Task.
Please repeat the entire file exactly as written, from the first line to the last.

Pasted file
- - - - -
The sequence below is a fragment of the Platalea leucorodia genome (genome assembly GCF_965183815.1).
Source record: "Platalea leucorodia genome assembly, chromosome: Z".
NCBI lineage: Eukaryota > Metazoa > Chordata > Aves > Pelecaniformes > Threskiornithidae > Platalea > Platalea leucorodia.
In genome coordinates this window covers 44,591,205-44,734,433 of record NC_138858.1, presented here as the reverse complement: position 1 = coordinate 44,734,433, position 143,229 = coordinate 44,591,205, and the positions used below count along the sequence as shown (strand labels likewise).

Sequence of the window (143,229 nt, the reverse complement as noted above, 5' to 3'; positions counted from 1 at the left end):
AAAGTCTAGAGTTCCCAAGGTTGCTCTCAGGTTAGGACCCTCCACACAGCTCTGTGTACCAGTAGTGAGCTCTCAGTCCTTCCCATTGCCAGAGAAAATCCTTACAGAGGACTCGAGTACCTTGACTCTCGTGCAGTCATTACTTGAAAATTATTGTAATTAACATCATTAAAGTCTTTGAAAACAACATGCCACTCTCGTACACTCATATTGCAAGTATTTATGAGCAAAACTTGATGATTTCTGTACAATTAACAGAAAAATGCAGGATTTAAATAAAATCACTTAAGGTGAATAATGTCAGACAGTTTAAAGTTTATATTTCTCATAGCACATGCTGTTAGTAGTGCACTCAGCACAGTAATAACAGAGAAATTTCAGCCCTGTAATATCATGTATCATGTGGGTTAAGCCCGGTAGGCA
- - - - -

The sequence below is a fragment of the Platalea leucorodia genome (genome assembly GCF_965183815.1).
Source record: "Platalea leucorodia genome assembly, chromosome: Z".
NCBI lineage: Eukaryota > Metazoa > Chordata > Aves > Pelecaniformes > Threskiornithidae > Platalea > Platalea leucorodia.
In genome coordinates this window covers 44,591,205-44,734,433 of record NC_138858.1, presented here as the reverse complement: position 1 = coordinate 44,734,433, position 143,229 = coordinate 44,591,205, and the positions used below count along the sequence as shown (strand labels likewise).

Sequence of the window (143,229 nt, the reverse complement as noted above, 5' to 3'; positions counted from 1 at the left end):
AAAGTCTAGAGTTCCCAAGGTTGCTCTCAGGTTAGGACCCTCCACACAGCTCTGTGTACCAGTAGTGAGCTCTCAGTCCTTCCCATTGCCAGAGAAAATCCTTACAGAGGACTCGAGTACCTTGACTCTCGTGCAGTCATTACTTGAAAATTATTGTAATTAACATCATTAAAGTCTTTGAAAACAACATGCCACTCTCGTACACTCATATTGCAAGTATTTATGAGCAAAACTTGATGATTTCTGTACAATTAACAGAAAAATGCAGGATTTAAATAAAATCACTTAAGGTGAATAATGTCAGACAGTTTAAAGTTTATATTTCTCATAGCACATGCTGTTAGTAGTGCACTCAGCACAGTAATAACAGAGAAATTTCAGCCCTGTAATATCATGTATCATGTGGGTTAAGCCCGGTAGGCA